Cavaness pleaded guilty to causing false statements to the Federal Election Commission, because none of the payments was recorded in Moore's campaign-finance reports. It is unclear whether the deal Cavaness struck with prosecutors requires her to cooperate with investigators or testify against any potential co-conspirators.

She could not be reached for comment Tuesday. Her lawyer, Anthony J. Petrone, said only: "My client admitted to her role in the offense. What others intend to do is up to them."

It is also unclear why prosecutors waited five days to announce her guilty plea. But in court records, they did not mince words about why they had wanted to keep the records from public view until after her hearing: They said they feared Brady would try to interfere with the investigation.

In a motion last month asking a judge to seal records regarding the plea deal, Assistant U.S. Attorney Eric Gibson warned of "a significant danger that [Brady], or others on his behalf, would attempt to contact [her] in a corrupt attempt to influence [her] decision."

To justify his concern, Gibson detailed another scene that he said played out just days after FBI agents talked to Brady in April. The congressman, Gibson said, had approached another witness in the case and sought to sync their stories.

Brady, the filings say, asked whether that unidentified person "was clear about what [had] happened" and stressed that he took care of Cavaness, whom he referred to as "Moore's girl" and had done nothing wrong.

"The government submits that this conduct by [Brady] was intended to influence [that person's] account of the matter under investigation," the prosecutor wrote.

In an interview late Tuesday, Brady's attorney, former federal prosecutor James Eisenhower, said Brady had been cooperating with investigators.

"He has done nothing wrong," Eisenhower said. "He intends to continue to cooperate with them and maintain his innocence."

Brady is by far the most experienced of Philadelphia's three U.S. House members. While still seen as a creature of Philadelphia much more than Washington, he also is a loyal ally of House Minority Leader Nancy Pelosi. He is the top Democrat on the House's administrative committee, which, among other things, oversees federal elections.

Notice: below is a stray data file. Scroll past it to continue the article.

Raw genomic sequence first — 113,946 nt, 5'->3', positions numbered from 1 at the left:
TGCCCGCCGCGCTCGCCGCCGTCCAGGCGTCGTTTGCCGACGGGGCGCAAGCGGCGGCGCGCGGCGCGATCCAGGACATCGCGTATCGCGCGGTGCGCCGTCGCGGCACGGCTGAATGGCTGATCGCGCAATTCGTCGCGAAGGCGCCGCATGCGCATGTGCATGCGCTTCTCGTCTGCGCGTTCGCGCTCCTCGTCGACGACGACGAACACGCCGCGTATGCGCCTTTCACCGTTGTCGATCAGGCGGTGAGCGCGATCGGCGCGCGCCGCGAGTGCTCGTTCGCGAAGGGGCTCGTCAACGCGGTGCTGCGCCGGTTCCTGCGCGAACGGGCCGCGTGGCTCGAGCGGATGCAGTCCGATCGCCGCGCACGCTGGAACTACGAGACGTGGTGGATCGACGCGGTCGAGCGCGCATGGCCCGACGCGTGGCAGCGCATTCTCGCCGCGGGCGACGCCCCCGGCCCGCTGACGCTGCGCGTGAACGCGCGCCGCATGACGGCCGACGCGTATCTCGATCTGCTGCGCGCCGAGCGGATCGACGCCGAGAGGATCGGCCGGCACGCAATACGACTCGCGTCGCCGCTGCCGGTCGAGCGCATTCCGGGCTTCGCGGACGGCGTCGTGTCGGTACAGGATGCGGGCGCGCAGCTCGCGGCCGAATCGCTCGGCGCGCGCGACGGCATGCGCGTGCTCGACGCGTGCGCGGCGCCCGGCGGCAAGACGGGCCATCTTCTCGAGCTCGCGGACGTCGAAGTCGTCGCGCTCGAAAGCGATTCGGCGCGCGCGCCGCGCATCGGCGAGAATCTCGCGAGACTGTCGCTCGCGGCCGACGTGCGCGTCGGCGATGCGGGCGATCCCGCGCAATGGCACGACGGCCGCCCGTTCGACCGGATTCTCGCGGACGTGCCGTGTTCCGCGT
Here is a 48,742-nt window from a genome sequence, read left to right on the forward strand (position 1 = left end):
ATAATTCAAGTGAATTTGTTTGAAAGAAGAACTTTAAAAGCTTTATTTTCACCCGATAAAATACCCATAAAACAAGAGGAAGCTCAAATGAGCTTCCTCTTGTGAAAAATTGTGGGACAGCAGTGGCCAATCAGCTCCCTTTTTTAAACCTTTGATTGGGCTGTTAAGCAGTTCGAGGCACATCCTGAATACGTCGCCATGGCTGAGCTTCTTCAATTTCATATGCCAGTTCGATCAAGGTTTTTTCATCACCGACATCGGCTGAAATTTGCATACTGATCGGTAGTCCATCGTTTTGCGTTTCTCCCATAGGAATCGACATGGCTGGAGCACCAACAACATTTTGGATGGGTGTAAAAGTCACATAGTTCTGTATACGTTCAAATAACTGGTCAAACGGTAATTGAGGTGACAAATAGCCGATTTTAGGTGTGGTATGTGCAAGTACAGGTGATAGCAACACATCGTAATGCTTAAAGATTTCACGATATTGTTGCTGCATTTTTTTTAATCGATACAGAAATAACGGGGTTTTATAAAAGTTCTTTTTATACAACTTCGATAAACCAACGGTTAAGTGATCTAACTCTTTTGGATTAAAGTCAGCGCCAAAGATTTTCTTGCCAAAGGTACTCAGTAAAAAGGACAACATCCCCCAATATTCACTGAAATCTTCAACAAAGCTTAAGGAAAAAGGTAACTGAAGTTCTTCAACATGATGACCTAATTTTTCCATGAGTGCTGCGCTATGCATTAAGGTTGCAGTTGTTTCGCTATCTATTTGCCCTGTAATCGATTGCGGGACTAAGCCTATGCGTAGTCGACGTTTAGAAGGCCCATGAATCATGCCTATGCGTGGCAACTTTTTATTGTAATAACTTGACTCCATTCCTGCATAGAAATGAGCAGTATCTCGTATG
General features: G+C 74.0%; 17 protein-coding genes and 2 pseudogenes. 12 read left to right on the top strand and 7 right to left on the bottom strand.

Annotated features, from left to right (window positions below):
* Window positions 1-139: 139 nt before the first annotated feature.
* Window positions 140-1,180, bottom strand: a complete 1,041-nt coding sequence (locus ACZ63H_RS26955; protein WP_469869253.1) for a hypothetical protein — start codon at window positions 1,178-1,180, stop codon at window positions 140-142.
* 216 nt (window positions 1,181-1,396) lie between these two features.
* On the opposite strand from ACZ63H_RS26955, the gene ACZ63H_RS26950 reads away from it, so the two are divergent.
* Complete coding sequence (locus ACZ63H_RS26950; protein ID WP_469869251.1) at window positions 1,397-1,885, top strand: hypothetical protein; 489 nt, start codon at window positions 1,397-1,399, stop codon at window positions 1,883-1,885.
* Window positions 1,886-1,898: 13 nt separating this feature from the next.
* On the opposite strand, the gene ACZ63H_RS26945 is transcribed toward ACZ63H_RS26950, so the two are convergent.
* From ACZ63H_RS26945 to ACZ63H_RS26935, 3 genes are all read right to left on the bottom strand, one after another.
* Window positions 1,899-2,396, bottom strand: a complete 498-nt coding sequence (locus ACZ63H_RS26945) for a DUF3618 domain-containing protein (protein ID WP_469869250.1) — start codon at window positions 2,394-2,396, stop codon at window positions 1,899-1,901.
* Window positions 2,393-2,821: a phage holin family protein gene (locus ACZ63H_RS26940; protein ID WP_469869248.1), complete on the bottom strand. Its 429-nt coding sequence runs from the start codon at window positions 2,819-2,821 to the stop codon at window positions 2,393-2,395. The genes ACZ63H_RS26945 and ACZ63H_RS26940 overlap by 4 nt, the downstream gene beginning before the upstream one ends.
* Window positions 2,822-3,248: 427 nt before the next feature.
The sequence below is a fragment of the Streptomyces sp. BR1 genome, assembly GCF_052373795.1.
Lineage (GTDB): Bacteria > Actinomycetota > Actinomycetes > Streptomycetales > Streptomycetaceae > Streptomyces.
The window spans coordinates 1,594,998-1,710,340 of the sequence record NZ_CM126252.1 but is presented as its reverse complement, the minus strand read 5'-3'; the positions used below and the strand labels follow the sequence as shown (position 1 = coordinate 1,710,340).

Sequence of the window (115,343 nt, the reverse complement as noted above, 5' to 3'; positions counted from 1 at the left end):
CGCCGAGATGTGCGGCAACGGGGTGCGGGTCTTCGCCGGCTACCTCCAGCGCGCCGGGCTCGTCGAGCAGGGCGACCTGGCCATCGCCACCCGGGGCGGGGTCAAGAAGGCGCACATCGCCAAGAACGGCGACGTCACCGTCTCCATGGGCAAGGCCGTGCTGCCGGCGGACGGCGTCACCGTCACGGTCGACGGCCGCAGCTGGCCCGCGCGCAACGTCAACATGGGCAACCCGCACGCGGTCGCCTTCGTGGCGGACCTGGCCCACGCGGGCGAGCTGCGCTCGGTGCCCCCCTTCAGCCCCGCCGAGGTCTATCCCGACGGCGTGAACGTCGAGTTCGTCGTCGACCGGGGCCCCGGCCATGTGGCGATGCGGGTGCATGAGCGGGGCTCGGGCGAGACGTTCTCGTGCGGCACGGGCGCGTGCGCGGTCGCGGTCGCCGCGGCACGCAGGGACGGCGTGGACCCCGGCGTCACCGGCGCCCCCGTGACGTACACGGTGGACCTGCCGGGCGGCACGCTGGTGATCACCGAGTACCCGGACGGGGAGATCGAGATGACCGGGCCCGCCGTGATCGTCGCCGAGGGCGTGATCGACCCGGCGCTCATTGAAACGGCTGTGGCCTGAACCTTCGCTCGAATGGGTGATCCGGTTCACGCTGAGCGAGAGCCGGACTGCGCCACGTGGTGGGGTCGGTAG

Now in his 10th term in Congress, the former union leader rarely has faced formidable opposition at the polls. Moore was no exception.

At the end of 2011, after Moore's campaign was underway, he reported having $3,977 in the bank, federal campaign-finance reports showed, and he had poured tens of thousands of dollars of his own money into the campaign. At the same time, Brady reported $758,355 on hand for the race.

When he dropped out of the race three months later, Moore released a joint statement with Brady saying his decision reflected "an effort to unify the Philadelphia Democratic Party. "

Brady in turn praised the decision as "selfless" and pledged to "support Judge Moore in the future."

The investigation had been bubbling for at least a few months before bursting into view this week.

Florence Farinella, the widow of Brady's former campaign treasurer, Louis Farinella Jr., said Tuesday that FBI agents had visited their house in April, demanding to enter.

But she said her husband was at Holy Redeemer Hospice. Agents then went there and gave him a subpoena.

"They served him papers there. They're a–holes," Florence Farinella said. "He could barely talk, his lungs were so bad."

Louis Farinella died April 28 of renal failure, she said.

Asked if her husband ever mentioned the FBI investigation, Florence Farinella said: "Whatever happened with that, I have no idea. My husband and Bob [Brady] said the less I know, the better off I am. In case it goes any further."

Staff writers William Bender, Craig R. McCoy, and Jonathan Tamari contributed to this article.